We all know the problem:
You wake up stressed. Move through your day more stressed. Go to sleep even more stressed, promising yourself that tomorrow’s somehow going to be different. Then you wake up and do it again. Just like almost everybody else.
Like we said, we all know the problem. But very few people know the answer: awareness.
Awareness is life. That might sound like a sweeping statement, but it’s actually quite simple.
The more you’re able to harness your attention, the more you can live intentionally, making sure that you’re filling your time on the planet with those things you want. Tapping into presence is the difference between reacting to your day and living it.
And one of the most powerful ways to cultivate awareness in your life is with an intentional morning routine. Why? Because scheduling certain high-reward activities early in the morning helps set you up for the rest of the day, avoids decision fatigue, and lets you leverage your brain’s best hours in ways that benefit the rest of your life.
Here’s 5 key elements we love including in morning routines:
1. Prioritize High Quality Sleep
OK, so this one actually goes back to the night before –– but it is key to having a good morning. Sleep is having a moment in our popular culture, with people finally starting to realize and appreciate its importance, and it’s not a minute too soon.
After all, it’s key for everything from managing stress to lowering blood pressure to improving athletic performance to protecting your brain against Alzheimer’s to working more productively to being more present in your relationships.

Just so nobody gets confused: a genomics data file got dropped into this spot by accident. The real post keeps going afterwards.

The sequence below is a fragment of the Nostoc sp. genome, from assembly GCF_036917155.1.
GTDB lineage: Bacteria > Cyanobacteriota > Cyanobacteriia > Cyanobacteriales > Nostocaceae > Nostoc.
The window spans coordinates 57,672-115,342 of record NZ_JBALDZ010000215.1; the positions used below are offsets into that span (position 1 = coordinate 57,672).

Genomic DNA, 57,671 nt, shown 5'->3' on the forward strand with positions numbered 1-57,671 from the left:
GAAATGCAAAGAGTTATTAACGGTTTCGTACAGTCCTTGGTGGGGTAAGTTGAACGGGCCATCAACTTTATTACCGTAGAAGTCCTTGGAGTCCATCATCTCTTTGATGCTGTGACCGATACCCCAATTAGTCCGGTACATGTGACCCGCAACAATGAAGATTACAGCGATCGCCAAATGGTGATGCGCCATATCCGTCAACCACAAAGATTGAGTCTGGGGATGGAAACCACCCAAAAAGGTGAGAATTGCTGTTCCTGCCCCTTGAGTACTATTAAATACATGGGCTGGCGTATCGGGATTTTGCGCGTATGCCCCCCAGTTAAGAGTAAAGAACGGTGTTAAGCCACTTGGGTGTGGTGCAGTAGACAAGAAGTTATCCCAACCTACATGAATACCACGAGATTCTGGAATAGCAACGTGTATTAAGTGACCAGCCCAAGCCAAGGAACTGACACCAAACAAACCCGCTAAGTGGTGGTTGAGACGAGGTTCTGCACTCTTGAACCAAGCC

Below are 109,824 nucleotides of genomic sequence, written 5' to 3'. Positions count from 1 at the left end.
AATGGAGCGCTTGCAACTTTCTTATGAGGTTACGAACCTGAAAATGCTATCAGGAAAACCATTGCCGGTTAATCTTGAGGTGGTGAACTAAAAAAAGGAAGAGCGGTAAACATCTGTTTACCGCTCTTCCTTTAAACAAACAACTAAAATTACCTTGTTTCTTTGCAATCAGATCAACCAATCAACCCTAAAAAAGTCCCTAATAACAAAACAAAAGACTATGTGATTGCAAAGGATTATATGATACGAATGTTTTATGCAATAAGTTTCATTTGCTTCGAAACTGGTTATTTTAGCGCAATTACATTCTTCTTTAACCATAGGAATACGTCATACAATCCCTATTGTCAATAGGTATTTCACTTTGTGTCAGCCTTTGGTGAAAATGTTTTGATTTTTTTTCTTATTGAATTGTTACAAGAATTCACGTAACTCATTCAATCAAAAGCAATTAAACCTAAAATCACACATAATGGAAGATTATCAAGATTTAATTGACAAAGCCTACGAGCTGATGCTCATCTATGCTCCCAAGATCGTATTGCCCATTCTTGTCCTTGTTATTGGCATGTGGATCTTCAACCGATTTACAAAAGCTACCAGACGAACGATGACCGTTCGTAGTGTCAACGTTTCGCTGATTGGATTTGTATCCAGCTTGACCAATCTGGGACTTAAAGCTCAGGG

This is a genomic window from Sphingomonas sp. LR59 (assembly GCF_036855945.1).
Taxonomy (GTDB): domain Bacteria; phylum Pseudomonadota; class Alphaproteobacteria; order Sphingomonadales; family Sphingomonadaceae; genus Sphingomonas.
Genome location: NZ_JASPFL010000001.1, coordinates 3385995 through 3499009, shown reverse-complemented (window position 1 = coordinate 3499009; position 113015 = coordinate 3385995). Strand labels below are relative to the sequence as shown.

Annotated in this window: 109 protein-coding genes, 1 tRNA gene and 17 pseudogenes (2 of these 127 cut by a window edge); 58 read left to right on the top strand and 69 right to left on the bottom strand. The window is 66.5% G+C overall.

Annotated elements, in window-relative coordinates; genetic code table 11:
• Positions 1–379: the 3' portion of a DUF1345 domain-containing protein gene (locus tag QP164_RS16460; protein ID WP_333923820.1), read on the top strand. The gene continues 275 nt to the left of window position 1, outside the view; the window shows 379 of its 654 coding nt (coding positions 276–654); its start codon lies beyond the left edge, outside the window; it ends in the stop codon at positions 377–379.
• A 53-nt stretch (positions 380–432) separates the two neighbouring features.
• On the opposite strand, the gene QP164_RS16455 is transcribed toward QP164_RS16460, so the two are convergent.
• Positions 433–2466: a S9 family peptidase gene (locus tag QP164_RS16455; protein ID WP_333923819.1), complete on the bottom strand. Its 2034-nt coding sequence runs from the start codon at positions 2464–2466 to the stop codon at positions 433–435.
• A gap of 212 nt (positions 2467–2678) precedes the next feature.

And, it often slips down our priority list, sabotaging any morning efforts to tap into awareness. After all, even the very best intentions to meditate or do morning pages are going to fall apart if you can’t keep your eyes open.
So make this your first priority when it comes to having a better morning, because the truth is, even if you do nothing else you read here, sleeping better will help you be more aware and present with what’s going on around you throughout the day:
“Sleep supports the conversion of implicitly acquired information into explicitly available knowledge.” (Biological Psychology).
2. Clear your mind first thing.
One of the main awareness-killers is rumination (aka your mind getting stuck on thoughts and looping around and around about the same thing.) After all, if you’re focused inwards trying to manage whatever your’e mind’s gotten up to, you’re not going to be very aware of all that life going on around you. The good news is, there’s a really simple thing you can do to stop the spin: write it out.
It sounds super simple, almost like a trick, but it actually taps into this cool thing called embodied cognition: a process by which you think outside of your own head.
“There’s no privileged border of the skin and the skull when it comes to the Mind. What matters is the role that it [the mind, or a piece of external technology] plays.” (The Extended Mind).